Gas boom may leave power stations ‘stranded’

Up to $4bn worth of gas-fired power stations are in danger of being mothballed as gas prices jump.

Up to $4 billion worth of gas-fired power stations are in danger of being “stranded” as gas prices explode and the renewable energy target pushes extra generation into a grid already oversupplied with excess power, a new report has found.

It says this could cause investors to slash maintenance spending on older generators, potentially threatening future power supplies.

Commissioned by the Energy Supply Association of Australia, and written by independent energy analyst Mark Lewis, the report’s modelling warns that Australia’s power system is potentially even more vulnerable to disruption than Europe’s, where power companies have faced a crisis that has forced them to retrench workers and slash maintenance spending across the sector.

Australia’s market is already “chronically oversupplied” and it is most likely the power stations to be “stranded” are those that use gas, it says.

Arguing that the “stranding” has already begun, the report, written by energy analyst Mark Lewis, points to the decision by Queensland’s largest power generator, Stanwell, to mothball its biggest gas-fired power station so that it can sell the gas rather than use it in electricity generation.

“The similarities then with the European market conditions are material,” the report says.

“Both markets are oversupplied; both have significant mandatory new deployment of renewable-ener­gy supplies into these oversupplied markets; both have carbon prices well below the ‘true’ value required to prioritise gas generation ahead of coal; both face the equivalent of oil-indexed gas prices; and both experience or face increased stranding of relatively new and efficient gas generators as a result.”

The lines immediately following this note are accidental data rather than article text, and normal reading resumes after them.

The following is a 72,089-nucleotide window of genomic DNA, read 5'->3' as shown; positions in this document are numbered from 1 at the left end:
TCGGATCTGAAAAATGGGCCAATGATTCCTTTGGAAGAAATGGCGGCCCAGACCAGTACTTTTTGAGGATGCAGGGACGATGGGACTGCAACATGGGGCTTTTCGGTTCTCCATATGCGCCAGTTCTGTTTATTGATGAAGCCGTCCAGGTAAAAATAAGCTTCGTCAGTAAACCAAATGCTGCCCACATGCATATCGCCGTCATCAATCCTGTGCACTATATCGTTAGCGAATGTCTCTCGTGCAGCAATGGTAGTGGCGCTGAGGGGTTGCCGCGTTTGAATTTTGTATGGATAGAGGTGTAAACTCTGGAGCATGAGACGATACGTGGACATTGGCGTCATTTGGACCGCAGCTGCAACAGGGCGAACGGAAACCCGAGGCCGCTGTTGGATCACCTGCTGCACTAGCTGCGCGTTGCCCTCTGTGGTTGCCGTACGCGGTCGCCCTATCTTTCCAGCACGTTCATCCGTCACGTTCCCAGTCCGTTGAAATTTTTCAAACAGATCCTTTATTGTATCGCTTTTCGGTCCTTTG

Since 2004, about $4bn worth of gas power stations have been built. In 2011, former treasurer Wayne Swan maintained that gas-fired electricity was projected to increase by 150 per cent to 300 per cent over the period to 2050 because of Labor’s climate change policies.

But the report says the carbon tax is still up to $40 a tonne too low to force a switch from cheaper coal-fired power stations to gas. The use of gap will only get wider when the carbon price is repealed, it says.

The stranding of gas power stations is likely to have a “knock-on” effect and hit operational expenditure on colder coal-fired generators, nearing the end of their commercial life.

“Companies that have endured substantial balance-sheet pain from impaired gas assets are likely to be less willing and able to invest in maintaining older assets,” the report warns.

“Uncertainty will shroud their ongoing operations. It is not unreasonable to see scenarios in the near future where reliability at scale becomes an issue if the issues surrounding the transformation of the energy supply sector are not resolved.”

The report adds that, as the value of multi-billion-dollar electricity assets are written down, banks will attach a risk premium on future investments in the market, making modernising the energy sector “more expensive”.

This echoes recent warnings by EnergyAustralia, which owns several generators, including the Yallourn brown-coal power station in Victoria’s Latrobe Valley.

The government is under pressure to wind back growth in the renewable energy target to stop more power being funnelled into an oversupplied market.

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